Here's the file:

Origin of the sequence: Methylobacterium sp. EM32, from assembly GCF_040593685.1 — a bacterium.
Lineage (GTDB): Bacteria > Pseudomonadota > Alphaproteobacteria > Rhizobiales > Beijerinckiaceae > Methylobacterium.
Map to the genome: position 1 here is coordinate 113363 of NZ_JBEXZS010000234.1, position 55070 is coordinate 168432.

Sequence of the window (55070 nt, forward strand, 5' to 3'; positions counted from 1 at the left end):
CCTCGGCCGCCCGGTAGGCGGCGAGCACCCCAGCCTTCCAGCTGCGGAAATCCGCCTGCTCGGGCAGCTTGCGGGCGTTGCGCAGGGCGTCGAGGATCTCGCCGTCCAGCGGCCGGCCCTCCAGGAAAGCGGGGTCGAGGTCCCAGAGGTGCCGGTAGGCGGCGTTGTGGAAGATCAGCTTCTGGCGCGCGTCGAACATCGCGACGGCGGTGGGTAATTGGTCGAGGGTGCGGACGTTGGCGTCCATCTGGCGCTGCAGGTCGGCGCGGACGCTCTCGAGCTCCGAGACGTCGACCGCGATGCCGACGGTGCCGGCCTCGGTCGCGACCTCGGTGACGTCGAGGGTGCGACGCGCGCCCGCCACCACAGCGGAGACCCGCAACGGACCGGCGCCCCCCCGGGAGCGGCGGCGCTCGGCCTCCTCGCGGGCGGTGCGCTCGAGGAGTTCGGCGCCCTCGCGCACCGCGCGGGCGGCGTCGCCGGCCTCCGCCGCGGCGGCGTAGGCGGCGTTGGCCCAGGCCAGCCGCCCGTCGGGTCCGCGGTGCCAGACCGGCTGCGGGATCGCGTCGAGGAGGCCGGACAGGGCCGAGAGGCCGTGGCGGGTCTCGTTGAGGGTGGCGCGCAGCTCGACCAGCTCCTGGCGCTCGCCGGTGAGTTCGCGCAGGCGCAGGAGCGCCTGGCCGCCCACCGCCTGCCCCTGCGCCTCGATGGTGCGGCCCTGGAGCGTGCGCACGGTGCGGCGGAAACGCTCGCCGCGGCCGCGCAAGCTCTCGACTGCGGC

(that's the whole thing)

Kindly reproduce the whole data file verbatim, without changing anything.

Origin of the sequence: Methylobacterium sp. EM32, from assembly GCF_040593685.1 — a bacterium.
Lineage (GTDB): Bacteria > Pseudomonadota > Alphaproteobacteria > Rhizobiales > Beijerinckiaceae > Methylobacterium.
Map to the genome: position 1 here is coordinate 113363 of NZ_JBEXZS010000234.1, position 55070 is coordinate 168432.

Sequence of the window (55070 nt, forward strand, 5' to 3'; positions counted from 1 at the left end):
CCTCGGCCGCCCGGTAGGCGGCGAGCACCCCAGCCTTCCAGCTGCGGAAATCCGCCTGCTCGGGCAGCTTGCGGGCGTTGCGCAGGGCGTCGAGGATCTCGCCGTCCAGCGGCCGGCCCTCCAGGAAAGCGGGGTCGAGGTCCCAGAGGTGCCGGTAGGCGGCGTTGTGGAAGATCAGCTTCTGGCGCGCGTCGAACATCGCGACGGCGGTGGGTAATTGGTCGAGGGTGCGGACGTTGGCGTCCATCTGGCGCTGCAGGTCGGCGCGGACGCTCTCGAGCTCCGAGACGTCGACCGCGATGCCGACGGTGCCGGCCTCGGTCGCGACCTCGGTGACGTCGAGGGTGCGACGCGCGCCCGCCACCACAGCGGAGACCCGCAACGGACCGGCGCCCCCCCGGGAGCGGCGGCGCTCGGCCTCCTCGCGGGCGGTGCGCTCGAGGAGTTCGGCGCCCTCGCGCACCGCGCGGGCGGCGTCGCCGGCCTCCGCCGCGGCGGCGTAGGCGGCGTTGGCCCAGGCCAGCCGCCCGTCGGGTCCGCGGTGCCAGACCGGCTGCGGGATCGCGTCGAGGAGGCCGGACAGGGCCGAGAGGCCGTGGCGGGTCTCGTTGAGGGTGGCGCGCAGCTCGACCAGCTCCTGGCGCTCGCCGGTGAGTTCGCGCAGGCGCAGGAGCGCCTGGCCGCCCACCGCCTGCCCCTGCGCCTCGATGGTGCGGCCCTGGAGCGTGCGCACGGTGCGGCGGAAACGCTCGCCGCGGCCGCGCAAGCTCTCGACTGCGGC